This article discusses how to care for your colostomy. There are several aspects of colostomy care. We will discuss them one by one.
Protecting the skin around the stoma
The skin around the stoma, also known as the peristomal skin, holds a critical value in colostomy care. It has to be as healthy as the skin elsewhere on the abdomen. Since its contact with the stomal output can result in irritation and soreness, you have to make sure to prevent this contact. Here is how you can avoid the stomal output from coming in contact with the peristomal skin.
- First off, you have to make sure that you are using the right-sized ostomy pouch and skin barrier. A too-small opening of the skin barrier can raise the risk of your stoma getting injured. A too-large opening can expose a part of the peristomal skin to the stomal output. Make sure that the opening of your skin barrier fits well around the stoma.
- You have to avoid leaks and resultant skin irritation. For this purpose, changing the ostomy pouch regularly is necessary. Ideally, you should change your ostomy pouch every 3-5 days.
- While removing the old ostomy pouch, don’t pull the skin barrier in urgency. Remove it gently, and make sure that you are not injuring your skin during the process. Also, do not remove an ostomy pouch more than once a day unless you have a problem.
- To clean the skin around your stoma, use water only. Avoid using soaps containing oils and perfumes.
- Be mindful of allergic reactions in the peristomal skin. If you notice anything unusual there, do not wait for the problem to become worse. Contact your doctor or ostomy care nurse immediately.
If you do not want to use an ostomy pouch due to your lifestyle preferences or other reasons, you can irrigate your colostomy. Colostomy irrigation is ideal when you have a descending or sigmoid colostomy that produces firm stools. Through this process, you have to instill water into your stoma. That will help regulate your bowel movements.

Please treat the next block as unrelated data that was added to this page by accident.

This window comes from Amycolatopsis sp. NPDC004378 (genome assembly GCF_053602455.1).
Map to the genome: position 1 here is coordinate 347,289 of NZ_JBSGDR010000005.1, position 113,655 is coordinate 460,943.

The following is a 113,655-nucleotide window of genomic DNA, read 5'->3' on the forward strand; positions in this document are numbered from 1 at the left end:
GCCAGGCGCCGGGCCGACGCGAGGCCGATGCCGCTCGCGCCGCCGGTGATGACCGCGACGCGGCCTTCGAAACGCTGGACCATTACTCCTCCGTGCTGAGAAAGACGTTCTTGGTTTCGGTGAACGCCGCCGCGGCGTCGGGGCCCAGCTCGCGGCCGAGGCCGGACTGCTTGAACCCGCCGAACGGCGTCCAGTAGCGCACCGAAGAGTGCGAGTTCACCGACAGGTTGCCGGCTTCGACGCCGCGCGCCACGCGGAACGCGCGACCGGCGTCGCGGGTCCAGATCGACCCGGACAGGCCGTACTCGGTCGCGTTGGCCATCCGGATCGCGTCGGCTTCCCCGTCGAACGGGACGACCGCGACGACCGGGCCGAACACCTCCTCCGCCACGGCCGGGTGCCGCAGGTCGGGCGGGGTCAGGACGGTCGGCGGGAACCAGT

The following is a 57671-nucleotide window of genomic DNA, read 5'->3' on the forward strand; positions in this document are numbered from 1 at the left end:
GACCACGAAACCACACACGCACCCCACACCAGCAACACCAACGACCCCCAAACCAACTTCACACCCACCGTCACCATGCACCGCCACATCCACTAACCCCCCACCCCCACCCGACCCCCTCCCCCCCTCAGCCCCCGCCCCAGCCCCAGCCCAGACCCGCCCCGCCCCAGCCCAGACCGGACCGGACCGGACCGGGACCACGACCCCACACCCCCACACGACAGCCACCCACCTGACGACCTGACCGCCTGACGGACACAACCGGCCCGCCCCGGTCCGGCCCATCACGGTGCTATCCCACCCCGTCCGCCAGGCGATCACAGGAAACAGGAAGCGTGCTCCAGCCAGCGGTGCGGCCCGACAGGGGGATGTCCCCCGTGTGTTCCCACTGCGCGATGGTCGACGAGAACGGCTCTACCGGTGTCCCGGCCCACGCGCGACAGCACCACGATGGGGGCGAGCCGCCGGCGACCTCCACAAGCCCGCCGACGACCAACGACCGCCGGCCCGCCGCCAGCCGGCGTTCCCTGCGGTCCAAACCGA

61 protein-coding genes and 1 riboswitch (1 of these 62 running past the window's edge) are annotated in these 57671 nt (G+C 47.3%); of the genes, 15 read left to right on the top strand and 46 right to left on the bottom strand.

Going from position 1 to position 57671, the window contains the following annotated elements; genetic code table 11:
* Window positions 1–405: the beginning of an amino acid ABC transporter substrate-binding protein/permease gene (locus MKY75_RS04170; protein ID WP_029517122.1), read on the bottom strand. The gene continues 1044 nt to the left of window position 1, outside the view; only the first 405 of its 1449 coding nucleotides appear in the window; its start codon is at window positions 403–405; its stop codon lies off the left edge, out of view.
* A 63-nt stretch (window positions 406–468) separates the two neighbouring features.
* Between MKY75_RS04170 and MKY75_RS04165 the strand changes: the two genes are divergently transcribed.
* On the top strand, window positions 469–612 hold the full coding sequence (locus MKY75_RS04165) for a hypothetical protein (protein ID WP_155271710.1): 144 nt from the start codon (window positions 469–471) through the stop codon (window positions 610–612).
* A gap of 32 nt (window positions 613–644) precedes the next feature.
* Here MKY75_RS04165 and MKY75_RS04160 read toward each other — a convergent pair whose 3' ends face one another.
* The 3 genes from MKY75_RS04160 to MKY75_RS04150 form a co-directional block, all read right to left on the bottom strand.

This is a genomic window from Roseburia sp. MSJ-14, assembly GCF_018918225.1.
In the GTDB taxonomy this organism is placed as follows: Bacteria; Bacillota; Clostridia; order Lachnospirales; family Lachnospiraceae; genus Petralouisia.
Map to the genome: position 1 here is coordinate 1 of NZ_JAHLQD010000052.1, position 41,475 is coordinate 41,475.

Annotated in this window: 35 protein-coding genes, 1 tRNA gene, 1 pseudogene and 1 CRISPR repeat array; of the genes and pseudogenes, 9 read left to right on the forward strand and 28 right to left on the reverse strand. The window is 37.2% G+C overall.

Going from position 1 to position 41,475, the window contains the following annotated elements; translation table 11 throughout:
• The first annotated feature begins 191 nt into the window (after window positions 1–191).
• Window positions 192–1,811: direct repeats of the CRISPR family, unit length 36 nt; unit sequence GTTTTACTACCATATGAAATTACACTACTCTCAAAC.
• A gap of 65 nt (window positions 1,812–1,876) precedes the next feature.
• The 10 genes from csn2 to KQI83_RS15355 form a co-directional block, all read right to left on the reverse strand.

Whether or not you can irrigate your colostomy depends entirely on your requirements and bowel health. You have to speak to your doctor or ostomy care nurse before deciding on using this procedure to eliminate the need to wear an ostomy pouch. The nurse will give you a thorough explanation of the equipment required and the procedure.
Emptying and changing your colostomy pouch
You will learn how to empty and change your ostomy pouch during your hospital stay. You will not need sterile supplies for these procedures.
Here is how to empty your ostomy pouch.
- First off, you have to empty your ostomy pouch when it is one-third to half full.
- Sit on the toilet as far back as possible.
- Place a layer of tissue paper in the toilet to reduce the risk of splashing.
- Remove the clip from the bottom of the ostomy pouch.
- Unroll the tail of the pouch over the toilet.
- Empty the contents into the toilet gently.
- Use toilet paper to clean the outside and inside of the pouch tail.
- Roll up the tail and secure it with the clip.
Changing your ostomy pouch regularly allows you to prevent problems from developing. To know when to change your ostomy pouch, you have to see what type of ostomy pouch you are using. Some ostomy pouches require a change every day, some every three days, and some every week.
Living with a colostomy
Having to care for a colostomy doesn’t mean you have to say goodbye to an active and healthy lifestyle routine. You can go swimming, hiking, running, and pretty much everything you enjoyed before surgery. You can also eat everything you want once your bowel recovers from the impact of surgery. You may have to adopt a new diet routine, though. The best approach is to discuss everything with your ostomy care nurse.